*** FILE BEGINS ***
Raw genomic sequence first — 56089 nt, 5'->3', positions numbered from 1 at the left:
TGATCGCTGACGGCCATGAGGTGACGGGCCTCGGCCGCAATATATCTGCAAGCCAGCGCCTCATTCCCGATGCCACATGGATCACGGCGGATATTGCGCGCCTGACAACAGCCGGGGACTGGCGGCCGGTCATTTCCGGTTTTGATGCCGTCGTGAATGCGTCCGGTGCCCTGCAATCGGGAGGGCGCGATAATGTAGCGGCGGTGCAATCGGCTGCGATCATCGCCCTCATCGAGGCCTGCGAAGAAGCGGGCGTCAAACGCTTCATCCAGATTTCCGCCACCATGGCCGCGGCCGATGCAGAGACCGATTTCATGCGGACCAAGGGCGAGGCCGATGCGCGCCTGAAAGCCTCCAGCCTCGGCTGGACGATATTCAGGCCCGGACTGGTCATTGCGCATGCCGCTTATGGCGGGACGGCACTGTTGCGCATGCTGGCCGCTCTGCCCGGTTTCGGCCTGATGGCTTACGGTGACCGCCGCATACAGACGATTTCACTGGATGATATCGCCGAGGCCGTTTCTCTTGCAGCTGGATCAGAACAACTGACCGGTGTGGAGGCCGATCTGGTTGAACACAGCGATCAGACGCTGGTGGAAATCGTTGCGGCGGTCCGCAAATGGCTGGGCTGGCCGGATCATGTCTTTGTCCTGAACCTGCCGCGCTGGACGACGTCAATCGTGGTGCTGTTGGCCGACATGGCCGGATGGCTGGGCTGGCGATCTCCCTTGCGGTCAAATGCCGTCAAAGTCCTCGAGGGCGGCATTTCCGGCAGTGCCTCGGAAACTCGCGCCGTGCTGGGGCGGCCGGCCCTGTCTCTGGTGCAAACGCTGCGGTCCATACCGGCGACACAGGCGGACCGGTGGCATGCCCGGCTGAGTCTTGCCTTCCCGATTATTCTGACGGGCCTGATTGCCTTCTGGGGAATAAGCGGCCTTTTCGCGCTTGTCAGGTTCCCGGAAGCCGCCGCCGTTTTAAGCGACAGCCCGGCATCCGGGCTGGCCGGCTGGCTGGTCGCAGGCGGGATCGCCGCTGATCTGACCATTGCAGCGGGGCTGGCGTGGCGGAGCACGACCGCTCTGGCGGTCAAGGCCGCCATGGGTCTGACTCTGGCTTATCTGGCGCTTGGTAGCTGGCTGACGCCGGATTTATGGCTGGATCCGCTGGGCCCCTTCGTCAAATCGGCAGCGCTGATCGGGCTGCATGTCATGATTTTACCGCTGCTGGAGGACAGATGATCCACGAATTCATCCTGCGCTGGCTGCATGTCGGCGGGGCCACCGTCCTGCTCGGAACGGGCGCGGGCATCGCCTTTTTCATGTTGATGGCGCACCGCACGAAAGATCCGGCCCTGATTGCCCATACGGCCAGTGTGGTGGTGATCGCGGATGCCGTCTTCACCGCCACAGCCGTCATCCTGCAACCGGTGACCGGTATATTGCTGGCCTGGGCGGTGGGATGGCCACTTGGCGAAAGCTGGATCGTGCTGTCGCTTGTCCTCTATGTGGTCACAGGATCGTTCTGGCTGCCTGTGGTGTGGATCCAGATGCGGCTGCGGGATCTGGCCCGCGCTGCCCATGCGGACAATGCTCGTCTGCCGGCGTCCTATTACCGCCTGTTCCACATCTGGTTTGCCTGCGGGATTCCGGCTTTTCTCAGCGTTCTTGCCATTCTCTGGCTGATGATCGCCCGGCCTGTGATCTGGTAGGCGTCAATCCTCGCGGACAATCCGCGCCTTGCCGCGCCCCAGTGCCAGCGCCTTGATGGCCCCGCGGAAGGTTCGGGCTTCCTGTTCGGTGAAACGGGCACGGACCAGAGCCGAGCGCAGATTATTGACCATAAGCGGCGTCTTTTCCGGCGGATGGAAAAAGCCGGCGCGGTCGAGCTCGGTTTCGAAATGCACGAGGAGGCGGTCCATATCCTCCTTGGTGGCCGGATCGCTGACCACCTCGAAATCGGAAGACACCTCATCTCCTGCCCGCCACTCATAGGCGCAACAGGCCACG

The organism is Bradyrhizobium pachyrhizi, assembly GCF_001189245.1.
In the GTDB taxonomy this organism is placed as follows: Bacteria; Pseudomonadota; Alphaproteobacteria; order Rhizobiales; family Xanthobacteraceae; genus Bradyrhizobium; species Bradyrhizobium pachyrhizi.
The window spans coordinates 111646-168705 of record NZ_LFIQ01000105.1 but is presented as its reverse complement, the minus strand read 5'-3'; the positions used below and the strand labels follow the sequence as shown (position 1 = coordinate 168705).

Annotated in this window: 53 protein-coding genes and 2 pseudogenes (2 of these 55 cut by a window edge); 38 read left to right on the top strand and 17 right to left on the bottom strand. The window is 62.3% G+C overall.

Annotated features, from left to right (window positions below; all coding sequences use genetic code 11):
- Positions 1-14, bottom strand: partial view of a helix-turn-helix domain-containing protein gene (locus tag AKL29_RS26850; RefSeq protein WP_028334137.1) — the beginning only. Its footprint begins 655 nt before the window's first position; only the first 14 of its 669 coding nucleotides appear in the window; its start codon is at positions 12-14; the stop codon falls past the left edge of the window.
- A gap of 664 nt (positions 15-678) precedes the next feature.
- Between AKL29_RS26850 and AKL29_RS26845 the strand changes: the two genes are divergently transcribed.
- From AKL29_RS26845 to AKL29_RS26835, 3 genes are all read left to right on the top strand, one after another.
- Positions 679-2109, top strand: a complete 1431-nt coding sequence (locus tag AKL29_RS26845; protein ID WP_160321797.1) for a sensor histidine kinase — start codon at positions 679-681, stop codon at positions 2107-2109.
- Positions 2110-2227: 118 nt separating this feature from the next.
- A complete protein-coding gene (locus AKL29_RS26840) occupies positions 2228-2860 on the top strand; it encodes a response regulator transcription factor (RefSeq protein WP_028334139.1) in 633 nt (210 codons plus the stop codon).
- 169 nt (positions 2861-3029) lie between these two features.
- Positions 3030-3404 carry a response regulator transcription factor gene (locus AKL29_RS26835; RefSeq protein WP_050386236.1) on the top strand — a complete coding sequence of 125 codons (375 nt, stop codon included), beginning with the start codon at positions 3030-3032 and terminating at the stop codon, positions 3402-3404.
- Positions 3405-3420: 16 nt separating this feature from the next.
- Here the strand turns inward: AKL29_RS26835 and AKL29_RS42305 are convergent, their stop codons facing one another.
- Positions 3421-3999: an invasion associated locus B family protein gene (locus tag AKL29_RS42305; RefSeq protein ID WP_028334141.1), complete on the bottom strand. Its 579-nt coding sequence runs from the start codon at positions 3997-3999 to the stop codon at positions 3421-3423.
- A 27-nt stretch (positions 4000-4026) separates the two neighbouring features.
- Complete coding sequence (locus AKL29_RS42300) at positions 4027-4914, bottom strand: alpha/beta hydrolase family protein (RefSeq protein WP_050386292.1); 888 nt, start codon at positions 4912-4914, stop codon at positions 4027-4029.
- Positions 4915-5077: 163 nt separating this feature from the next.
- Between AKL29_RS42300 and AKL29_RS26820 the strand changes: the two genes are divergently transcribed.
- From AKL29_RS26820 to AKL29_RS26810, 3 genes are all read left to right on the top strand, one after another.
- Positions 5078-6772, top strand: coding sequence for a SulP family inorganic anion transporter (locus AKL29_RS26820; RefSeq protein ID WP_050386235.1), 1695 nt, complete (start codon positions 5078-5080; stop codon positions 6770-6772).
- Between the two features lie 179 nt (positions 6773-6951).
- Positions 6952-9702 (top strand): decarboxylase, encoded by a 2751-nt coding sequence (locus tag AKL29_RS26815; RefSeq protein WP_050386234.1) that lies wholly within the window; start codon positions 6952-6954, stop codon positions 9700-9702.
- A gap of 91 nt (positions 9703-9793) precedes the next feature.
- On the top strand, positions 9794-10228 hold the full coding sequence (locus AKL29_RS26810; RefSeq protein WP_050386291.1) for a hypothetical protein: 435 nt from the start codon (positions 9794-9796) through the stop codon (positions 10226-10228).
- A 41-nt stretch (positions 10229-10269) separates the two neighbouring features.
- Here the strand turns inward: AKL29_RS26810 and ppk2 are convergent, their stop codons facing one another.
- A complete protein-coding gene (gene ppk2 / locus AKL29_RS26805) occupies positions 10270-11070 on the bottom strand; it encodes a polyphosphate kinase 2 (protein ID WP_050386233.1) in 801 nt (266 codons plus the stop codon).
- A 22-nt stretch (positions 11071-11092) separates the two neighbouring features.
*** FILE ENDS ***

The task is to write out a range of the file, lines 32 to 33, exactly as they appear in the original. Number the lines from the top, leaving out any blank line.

- A complete protein-coding gene (gene ppk2 / locus AKL29_RS26805) occupies positions 10270-11070 on the bottom strand; it encodes a polyphosphate kinase 2 (protein ID WP_050386233.1) in 801 nt (266 codons plus the stop codon).
- A 22-nt stretch (positions 11071-11092) separates the two neighbouring features.